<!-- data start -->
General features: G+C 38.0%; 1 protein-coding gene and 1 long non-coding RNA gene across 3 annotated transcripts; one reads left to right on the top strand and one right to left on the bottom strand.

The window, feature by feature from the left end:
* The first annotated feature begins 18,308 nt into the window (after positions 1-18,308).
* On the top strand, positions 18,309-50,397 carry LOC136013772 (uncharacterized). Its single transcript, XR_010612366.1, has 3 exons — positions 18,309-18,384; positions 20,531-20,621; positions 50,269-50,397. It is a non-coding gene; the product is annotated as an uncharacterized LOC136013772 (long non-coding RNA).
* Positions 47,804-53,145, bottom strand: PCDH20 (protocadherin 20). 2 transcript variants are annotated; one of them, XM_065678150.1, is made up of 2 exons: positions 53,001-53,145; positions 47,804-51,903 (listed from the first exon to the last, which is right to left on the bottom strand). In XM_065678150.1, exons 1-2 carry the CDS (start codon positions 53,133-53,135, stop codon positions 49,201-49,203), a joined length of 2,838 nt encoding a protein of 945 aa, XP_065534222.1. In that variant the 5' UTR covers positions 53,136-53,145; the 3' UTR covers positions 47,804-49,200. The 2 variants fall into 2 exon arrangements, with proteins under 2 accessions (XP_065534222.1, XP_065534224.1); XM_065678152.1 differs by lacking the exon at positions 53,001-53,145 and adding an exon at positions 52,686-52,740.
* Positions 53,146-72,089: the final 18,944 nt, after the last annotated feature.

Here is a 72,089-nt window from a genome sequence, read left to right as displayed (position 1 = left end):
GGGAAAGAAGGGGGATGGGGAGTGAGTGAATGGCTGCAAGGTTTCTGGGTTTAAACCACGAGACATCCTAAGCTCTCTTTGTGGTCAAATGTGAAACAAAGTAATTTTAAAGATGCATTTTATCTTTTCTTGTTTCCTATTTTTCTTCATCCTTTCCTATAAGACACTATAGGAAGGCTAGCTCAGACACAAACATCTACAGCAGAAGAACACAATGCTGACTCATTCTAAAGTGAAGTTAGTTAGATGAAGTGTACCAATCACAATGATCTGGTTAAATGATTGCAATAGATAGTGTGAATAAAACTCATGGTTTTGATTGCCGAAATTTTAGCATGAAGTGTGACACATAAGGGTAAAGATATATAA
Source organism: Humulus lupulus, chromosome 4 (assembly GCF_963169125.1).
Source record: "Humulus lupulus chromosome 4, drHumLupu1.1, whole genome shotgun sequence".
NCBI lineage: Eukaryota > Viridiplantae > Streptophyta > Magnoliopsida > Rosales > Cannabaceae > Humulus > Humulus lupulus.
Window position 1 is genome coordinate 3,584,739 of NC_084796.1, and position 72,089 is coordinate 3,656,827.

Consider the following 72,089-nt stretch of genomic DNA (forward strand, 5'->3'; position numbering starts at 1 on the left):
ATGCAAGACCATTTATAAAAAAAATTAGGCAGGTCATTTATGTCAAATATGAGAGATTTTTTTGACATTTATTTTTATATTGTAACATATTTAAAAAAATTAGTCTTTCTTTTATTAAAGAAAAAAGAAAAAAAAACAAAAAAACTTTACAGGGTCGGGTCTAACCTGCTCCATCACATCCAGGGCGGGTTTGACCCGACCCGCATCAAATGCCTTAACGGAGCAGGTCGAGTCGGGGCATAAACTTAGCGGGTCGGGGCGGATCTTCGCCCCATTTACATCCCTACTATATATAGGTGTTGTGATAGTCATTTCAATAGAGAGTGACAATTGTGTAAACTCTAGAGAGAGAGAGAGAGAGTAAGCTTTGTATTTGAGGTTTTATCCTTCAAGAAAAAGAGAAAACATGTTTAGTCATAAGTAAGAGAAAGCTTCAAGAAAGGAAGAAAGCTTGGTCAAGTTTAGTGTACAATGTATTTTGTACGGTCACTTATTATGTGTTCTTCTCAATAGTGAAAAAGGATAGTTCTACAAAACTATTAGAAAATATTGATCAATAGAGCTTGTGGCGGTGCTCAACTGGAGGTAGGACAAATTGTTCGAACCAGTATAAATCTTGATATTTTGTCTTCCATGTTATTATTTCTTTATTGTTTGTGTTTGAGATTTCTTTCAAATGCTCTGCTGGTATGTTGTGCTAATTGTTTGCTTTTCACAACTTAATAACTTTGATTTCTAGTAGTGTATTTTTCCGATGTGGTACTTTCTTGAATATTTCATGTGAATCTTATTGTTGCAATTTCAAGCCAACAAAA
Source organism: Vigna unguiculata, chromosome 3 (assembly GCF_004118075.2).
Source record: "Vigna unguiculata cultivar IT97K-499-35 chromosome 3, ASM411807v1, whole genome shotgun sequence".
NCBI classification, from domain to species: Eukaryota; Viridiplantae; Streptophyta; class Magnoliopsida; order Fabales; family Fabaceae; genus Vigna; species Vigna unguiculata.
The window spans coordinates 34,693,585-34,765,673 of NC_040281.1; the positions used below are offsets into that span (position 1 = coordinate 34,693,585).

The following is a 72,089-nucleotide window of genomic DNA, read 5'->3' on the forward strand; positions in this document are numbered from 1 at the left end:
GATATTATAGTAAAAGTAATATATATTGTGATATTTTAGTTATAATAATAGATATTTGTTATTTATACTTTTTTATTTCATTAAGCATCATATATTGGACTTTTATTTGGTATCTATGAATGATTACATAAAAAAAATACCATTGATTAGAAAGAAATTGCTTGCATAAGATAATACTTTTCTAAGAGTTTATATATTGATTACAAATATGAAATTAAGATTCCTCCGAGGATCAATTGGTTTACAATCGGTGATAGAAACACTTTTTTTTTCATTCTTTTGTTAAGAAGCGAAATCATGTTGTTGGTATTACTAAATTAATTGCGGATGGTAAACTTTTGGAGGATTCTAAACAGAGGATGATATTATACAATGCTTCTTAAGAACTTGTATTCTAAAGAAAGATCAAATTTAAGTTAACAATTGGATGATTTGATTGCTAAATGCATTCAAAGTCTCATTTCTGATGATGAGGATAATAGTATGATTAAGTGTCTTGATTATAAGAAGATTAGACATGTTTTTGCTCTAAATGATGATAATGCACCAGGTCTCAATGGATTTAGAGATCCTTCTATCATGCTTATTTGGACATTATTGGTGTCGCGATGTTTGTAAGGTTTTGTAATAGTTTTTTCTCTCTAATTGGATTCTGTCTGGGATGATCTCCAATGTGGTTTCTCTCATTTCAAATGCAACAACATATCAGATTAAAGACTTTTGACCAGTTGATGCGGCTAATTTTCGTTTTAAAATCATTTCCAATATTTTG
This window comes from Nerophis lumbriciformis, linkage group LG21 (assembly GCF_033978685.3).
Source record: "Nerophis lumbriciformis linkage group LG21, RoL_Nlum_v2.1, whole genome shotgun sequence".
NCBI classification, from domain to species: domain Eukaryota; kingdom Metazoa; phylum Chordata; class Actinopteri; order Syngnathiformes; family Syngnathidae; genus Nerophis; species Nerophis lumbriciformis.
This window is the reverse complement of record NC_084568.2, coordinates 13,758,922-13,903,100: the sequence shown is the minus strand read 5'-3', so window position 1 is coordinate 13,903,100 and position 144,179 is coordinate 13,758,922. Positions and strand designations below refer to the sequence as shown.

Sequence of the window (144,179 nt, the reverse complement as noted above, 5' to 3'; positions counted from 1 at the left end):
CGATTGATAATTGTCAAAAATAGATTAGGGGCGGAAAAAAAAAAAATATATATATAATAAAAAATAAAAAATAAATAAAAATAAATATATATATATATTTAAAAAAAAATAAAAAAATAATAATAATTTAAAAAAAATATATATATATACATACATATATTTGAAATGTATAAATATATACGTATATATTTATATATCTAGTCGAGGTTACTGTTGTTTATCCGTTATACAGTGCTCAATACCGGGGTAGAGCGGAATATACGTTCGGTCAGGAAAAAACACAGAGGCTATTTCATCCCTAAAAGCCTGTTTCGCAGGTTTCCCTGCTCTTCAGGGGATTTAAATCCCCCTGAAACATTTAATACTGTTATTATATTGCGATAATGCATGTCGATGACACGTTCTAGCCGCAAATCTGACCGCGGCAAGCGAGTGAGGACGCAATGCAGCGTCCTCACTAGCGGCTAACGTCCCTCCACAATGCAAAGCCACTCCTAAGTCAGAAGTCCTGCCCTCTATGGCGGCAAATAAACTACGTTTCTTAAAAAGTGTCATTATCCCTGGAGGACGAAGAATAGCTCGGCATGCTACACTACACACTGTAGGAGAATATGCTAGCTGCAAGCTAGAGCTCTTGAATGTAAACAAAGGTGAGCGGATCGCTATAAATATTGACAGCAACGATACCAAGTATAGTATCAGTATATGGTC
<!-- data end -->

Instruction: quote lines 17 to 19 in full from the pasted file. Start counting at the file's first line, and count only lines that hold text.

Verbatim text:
NCBI classification, from domain to species: Eukaryota; Viridiplantae; Streptophyta; class Magnoliopsida; order Fabales; family Fabaceae; genus Vigna; species Vigna unguiculata.
The window spans coordinates 34,693,585-34,765,673 of NC_040281.1; the positions used below are offsets into that span (position 1 = coordinate 34,693,585).

The following is a 72,089-nucleotide window of genomic DNA, read 5'->3' on the forward strand; positions in this document are numbered from 1 at the left end: